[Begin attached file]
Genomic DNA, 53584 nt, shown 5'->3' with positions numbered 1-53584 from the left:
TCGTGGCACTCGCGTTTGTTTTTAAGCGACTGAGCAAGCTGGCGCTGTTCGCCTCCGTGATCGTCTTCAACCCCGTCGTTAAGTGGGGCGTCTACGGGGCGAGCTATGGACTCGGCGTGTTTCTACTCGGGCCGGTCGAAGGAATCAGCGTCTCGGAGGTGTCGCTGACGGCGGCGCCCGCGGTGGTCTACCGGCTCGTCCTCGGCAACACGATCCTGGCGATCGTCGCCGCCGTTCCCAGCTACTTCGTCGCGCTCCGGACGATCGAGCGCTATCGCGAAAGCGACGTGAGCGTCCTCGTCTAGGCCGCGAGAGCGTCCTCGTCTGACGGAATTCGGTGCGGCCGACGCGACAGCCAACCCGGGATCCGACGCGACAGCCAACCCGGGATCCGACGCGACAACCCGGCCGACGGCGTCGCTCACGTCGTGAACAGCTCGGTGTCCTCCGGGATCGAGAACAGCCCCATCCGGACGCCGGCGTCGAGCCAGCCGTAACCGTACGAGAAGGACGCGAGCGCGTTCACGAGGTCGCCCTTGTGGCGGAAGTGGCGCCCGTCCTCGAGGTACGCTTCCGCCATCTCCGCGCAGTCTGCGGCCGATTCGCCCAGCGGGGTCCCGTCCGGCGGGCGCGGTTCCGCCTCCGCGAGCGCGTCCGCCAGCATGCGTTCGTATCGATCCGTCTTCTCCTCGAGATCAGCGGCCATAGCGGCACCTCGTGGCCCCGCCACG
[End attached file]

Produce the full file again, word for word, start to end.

Genomic DNA, 53584 nt, shown 5'->3' with positions numbered 1-53584 from the left:
TCGTGGCACTCGCGTTTGTTTTTAAGCGACTGAGCAAGCTGGCGCTGTTCGCCTCCGTGATCGTCTTCAACCCCGTCGTTAAGTGGGGCGTCTACGGGGCGAGCTATGGACTCGGCGTGTTTCTACTCGGGCCGGTCGAAGGAATCAGCGTCTCGGAGGTGTCGCTGACGGCGGCGCCCGCGGTGGTCTACCGGCTCGTCCTCGGCAACACGATCCTGGCGATCGTCGCCGCCGTTCCCAGCTACTTCGTCGCGCTCCGGACGATCGAGCGCTATCGCGAAAGCGACGTGAGCGTCCTCGTCTAGGCCGCGAGAGCGTCCTCGTCTGACGGAATTCGGTGCGGCCGACGCGACAGCCAACCCGGGATCCGACGCGACAGCCAACCCGGGATCCGACGCGACAACCCGGCCGACGGCGTCGCTCACGTCGTGAACAGCTCGGTGTCCTCCGGGATCGAGAACAGCCCCATCCGGACGCCGGCGTCGAGCCAGCCGTAACCGTACGAGAAGGACGCGAGCGCGTTCACGAGGTCGCCCTTGTGGCGGAAGTGGCGCCCGTCCTCGAGGTACGCTTCCGCCATCTCCGCGCAGTCTGCGGCCGATTCGCCCAGCGGGGTCCCGTCCGGCGGGCGCGGTTCCGCCTCCGCGAGCGCGTCCGCCAGCATGCGTTCGTATCGATCCGTCTTCTCCTCGAGATCAGCGGCCATAGCGGCACCTCGTGGCCCCGCCACG